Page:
Trump responded to the NYC attack exactly like you thought he would

Thursday, 02 Nov, 2017

Conveniently, however, he's only taken advantage of the "opportunity" when the attacker is Muslim.

The brothers who set off two bombs at the Boston Marathon in 2013 came from Kyrgzystan and were children when their family entered the U.S. And Omar Mateen, who killed 49 people in the Pulse nightclub in Orlando in 2016, was born in NY to Afghan parents. Rand Paul, R-Ky., said it was important to learn more about incoming immigrants.

The latest version of the ban, which would bar most people from eight countries from entering the USA, was blocked by two federal judges.

Cuomo ordered increased security at New York's airports, bridges, tunnels, and mass transit systems, and directed that the lights on the spire of 1 World Trade Center be lit in red, white, and blue in honor of "freedom and democracy". Schumer responded by calling on Trump to rescind proposed cuts to anti-terrorism funding, which would result from his most recent budget proposal.

At issue, what Trump called the "Diversity Visa Lottery Program", an immigrant entry path Schumer supported back in 1990 but, in pushing for an ultimately doomed comprehensive immigration reform bill in 2013, would have written out of the law. In addition to the eight fatalities, 13 people were injured, some critically. "It might be impossible to do in some cases".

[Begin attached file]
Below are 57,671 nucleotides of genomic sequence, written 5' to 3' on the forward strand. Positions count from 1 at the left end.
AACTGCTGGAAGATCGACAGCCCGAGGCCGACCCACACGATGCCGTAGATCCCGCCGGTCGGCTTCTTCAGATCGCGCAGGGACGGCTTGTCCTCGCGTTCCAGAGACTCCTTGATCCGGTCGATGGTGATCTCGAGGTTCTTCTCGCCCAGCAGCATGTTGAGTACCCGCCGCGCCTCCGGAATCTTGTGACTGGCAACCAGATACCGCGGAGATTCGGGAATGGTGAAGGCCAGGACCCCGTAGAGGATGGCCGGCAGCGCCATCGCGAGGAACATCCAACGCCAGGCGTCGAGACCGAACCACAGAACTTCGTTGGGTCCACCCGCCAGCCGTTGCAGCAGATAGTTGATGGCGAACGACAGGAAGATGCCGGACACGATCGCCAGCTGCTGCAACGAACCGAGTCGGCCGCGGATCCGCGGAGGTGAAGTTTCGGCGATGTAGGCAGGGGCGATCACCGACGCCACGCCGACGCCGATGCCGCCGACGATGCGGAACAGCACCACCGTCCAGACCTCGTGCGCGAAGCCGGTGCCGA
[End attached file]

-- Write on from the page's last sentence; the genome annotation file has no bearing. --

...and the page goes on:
But when eight people were mowed down in a terrorist attack by a man shouting "Allahu akbar," President Donald Trump pounced nearly immediately, seizing on the tragedy to push his proposals for tightening immigration controls. "If we can't verify, I don't think we should let them into the country".

Also, "he didn't answer when reporters pressed him about whether the shooting was an act of 'domestic terrorism.' Trump previously addressed the nation in a somber speech on Monday morning, labeling the shooting 'pure evil'". But there is no such thing as a proper "Extreme Vetting Program".

After the ban was challenged in courts, Trump modified the ban to include 11 "high-risk" countries.

The next 24 hours - and the 24 hours after that, etc. - were also not an appropriate time to discuss potential legislation to address the scourge of gun violence, which has claimed more United States lives than terrorism on American soil since 2001.

In the October order, the Secretary of State, Homeland Security chief and Director of National Intelligence advised the "improvements to the USRAP vetting process are generally adequate to ensure the security and welfare of the United States" and that the program may resume.